DENVER - Church redevelopment work is paradoxical - awful and wonderful, painful and exhilarating - says the Rev. Steve Smith, who offered a whimsical take on a tough ministry at the Network for Churchwide Transformation Luncheon. Calling on his experiences at the Collingwood Presbyterian Church in Toledo, OH, and in his years with the Network, Smith said redevelopment work isn't for the faint-hearted, nor for anyone who can't hold seemingly contradictory ideas in his head at the same time.
"You need to try new things. And you need to be doing fewer things, but doing them well. You need to be gentle and compassionate with those on your doorstep and you need to stop pacifying disgruntled parishioners and let them go," he said. "You need to act like it all depends on you, and trust that it all depends on God."
The Network, created in 1995, is a covenantal organization with a mailing list of more than 1,200 people interested in church redevelopment, or "transformation." The organization gathers every year for a Churchwide Transformation Conference, which attracts four times as many now as in the early years of the Network, according to the Rev. Kenny Davis of Ruidoso, NM, a Network board member.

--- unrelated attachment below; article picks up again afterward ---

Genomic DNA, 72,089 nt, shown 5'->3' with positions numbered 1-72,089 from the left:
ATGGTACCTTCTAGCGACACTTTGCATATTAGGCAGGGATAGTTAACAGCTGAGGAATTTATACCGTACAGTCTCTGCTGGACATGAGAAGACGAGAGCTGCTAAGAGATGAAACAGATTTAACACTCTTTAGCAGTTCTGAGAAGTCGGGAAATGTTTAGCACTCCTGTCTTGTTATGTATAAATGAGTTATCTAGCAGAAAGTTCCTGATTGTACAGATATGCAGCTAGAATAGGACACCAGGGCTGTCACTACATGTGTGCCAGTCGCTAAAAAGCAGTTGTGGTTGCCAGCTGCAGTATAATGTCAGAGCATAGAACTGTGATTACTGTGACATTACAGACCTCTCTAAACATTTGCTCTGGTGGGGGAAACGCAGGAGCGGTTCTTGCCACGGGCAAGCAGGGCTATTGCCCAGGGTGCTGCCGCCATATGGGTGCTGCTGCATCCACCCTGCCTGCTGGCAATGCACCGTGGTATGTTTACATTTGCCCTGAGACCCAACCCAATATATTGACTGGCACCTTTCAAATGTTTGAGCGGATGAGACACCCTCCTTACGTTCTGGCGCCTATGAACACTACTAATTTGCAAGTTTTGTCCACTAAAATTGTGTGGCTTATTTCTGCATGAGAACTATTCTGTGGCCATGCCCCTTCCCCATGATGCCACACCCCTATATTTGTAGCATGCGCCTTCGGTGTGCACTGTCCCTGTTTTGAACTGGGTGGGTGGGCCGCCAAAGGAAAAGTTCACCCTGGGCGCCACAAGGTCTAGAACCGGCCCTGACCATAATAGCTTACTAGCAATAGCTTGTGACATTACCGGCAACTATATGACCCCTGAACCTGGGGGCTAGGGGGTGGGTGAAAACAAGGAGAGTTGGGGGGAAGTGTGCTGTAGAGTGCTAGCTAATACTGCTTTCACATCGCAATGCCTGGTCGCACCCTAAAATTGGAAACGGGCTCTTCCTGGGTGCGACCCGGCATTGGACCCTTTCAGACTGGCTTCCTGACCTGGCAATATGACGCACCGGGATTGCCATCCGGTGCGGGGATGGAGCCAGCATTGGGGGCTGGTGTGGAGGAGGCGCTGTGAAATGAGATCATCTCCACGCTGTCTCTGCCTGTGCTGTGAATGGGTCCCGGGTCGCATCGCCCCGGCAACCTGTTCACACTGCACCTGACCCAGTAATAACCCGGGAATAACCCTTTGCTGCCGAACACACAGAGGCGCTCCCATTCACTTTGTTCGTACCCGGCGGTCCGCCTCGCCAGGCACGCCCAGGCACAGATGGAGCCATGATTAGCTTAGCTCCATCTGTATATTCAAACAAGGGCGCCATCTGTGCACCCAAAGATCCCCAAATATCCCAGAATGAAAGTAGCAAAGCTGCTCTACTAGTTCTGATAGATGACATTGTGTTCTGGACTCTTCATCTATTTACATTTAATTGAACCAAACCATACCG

The next gathering, whose theme is "Extreme Boldness," starts Jan. 22 in Charlotte, NC. For more information, call board member Debra Lanham at 1-888-728-7228.
Reflecting on his experience at Collingwood, Smith is quick to say that change comes hard. "Church people," he said with a laugh, "want things to be different - but they don't want anything to change. And they want more members, but not new people."
He said he has watched volunteers tackle work once done by paid staff, had members take on tithing as a spiritual practice, and seen an almost-vacant church building become an active community center open seven days a week that draws 31,000 visits a year.
Smith said Collingwood's transition has been "stressful, messy and yucky," but transformation is like cocooning, in which a caterpillar - tucked away in the dark - turns into a butterfly. "Transformation is messy and when a caterpillar is becoming a butterfly, you don't want to see inside the cocoon," he said.
"This is not for the faint of heart."
By Alexa Smith